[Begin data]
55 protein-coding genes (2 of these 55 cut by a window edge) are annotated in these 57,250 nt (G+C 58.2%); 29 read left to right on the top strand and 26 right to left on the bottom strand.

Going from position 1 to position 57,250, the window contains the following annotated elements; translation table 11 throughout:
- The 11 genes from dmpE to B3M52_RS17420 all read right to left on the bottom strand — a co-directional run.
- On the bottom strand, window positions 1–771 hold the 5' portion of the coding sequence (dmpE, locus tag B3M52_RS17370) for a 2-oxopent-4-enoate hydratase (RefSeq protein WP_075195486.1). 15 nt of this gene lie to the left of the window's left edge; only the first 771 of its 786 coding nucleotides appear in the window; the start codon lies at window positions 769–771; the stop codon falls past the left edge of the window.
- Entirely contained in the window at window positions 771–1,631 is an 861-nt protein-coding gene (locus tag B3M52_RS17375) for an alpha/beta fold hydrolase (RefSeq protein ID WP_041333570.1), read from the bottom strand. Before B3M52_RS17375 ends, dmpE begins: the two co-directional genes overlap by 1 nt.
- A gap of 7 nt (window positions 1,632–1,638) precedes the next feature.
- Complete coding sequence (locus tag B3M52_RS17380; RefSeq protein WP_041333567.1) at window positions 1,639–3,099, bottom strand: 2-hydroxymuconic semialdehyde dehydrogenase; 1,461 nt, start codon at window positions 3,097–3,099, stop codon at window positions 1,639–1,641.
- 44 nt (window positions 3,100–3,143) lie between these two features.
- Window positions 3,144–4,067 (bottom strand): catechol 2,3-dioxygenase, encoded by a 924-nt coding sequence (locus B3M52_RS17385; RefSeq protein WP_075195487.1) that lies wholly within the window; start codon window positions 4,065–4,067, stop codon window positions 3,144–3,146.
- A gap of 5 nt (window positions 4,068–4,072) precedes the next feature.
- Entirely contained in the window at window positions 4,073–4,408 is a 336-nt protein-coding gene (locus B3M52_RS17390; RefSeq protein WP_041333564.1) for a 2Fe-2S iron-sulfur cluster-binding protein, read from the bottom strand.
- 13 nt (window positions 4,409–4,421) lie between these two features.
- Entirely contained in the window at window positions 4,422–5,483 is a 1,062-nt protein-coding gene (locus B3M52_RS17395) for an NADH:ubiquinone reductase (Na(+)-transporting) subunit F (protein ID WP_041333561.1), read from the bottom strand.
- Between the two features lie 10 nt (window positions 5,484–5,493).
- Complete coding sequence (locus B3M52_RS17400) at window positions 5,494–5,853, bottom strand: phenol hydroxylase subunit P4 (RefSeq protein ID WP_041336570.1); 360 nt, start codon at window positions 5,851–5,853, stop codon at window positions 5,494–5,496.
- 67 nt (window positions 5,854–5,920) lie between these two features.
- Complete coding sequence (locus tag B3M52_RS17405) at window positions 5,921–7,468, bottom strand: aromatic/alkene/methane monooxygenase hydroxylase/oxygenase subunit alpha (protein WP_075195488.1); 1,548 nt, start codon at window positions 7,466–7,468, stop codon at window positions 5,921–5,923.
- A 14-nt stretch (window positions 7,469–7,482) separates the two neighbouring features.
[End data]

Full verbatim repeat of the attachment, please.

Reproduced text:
55 protein-coding genes (2 of these 55 cut by a window edge) are annotated in these 57,250 nt (G+C 58.2%); 29 read left to right on the top strand and 26 right to left on the bottom strand.

Going from position 1 to position 57,250, the window contains the following annotated elements; translation table 11 throughout:
- The 11 genes from dmpE to B3M52_RS17420 all read right to left on the bottom strand — a co-directional run.
- On the bottom strand, window positions 1–771 hold the 5' portion of the coding sequence (dmpE, locus tag B3M52_RS17370) for a 2-oxopent-4-enoate hydratase (RefSeq protein WP_075195486.1). 15 nt of this gene lie to the left of the window's left edge; only the first 771 of its 786 coding nucleotides appear in the window; the start codon lies at window positions 769–771; the stop codon falls past the left edge of the window.
- Entirely contained in the window at window positions 771–1,631 is an 861-nt protein-coding gene (locus tag B3M52_RS17375) for an alpha/beta fold hydrolase (RefSeq protein ID WP_041333570.1), read from the bottom strand. Before B3M52_RS17375 ends, dmpE begins: the two co-directional genes overlap by 1 nt.
- A gap of 7 nt (window positions 1,632–1,638) precedes the next feature.
- Complete coding sequence (locus tag B3M52_RS17380; RefSeq protein WP_041333567.1) at window positions 1,639–3,099, bottom strand: 2-hydroxymuconic semialdehyde dehydrogenase; 1,461 nt, start codon at window positions 3,097–3,099, stop codon at window positions 1,639–1,641.
- 44 nt (window positions 3,100–3,143) lie between these two features.
- Window positions 3,144–4,067 (bottom strand): catechol 2,3-dioxygenase, encoded by a 924-nt coding sequence (locus B3M52_RS17385; RefSeq protein WP_075195487.1) that lies wholly within the window; start codon window positions 4,065–4,067, stop codon window positions 3,144–3,146.
- A gap of 5 nt (window positions 4,068–4,072) precedes the next feature.
- Entirely contained in the window at window positions 4,073–4,408 is a 336-nt protein-coding gene (locus B3M52_RS17390; RefSeq protein WP_041333564.1) for a 2Fe-2S iron-sulfur cluster-binding protein, read from the bottom strand.
- 13 nt (window positions 4,409–4,421) lie between these two features.
- Entirely contained in the window at window positions 4,422–5,483 is a 1,062-nt protein-coding gene (locus B3M52_RS17395) for an NADH:ubiquinone reductase (Na(+)-transporting) subunit F (protein ID WP_041333561.1), read from the bottom strand.
- Between the two features lie 10 nt (window positions 5,484–5,493).
- Complete coding sequence (locus B3M52_RS17400) at window positions 5,494–5,853, bottom strand: phenol hydroxylase subunit P4 (RefSeq protein ID WP_041336570.1); 360 nt, start codon at window positions 5,851–5,853, stop codon at window positions 5,494–5,496.
- 67 nt (window positions 5,854–5,920) lie between these two features.
- Complete coding sequence (locus tag B3M52_RS17405) at window positions 5,921–7,468, bottom strand: aromatic/alkene/methane monooxygenase hydroxylase/oxygenase subunit alpha (protein WP_075195488.1); 1,548 nt, start codon at window positions 7,466–7,468, stop codon at window positions 5,921–5,923.
- A 14-nt stretch (window positions 7,469–7,482) separates the two neighbouring features.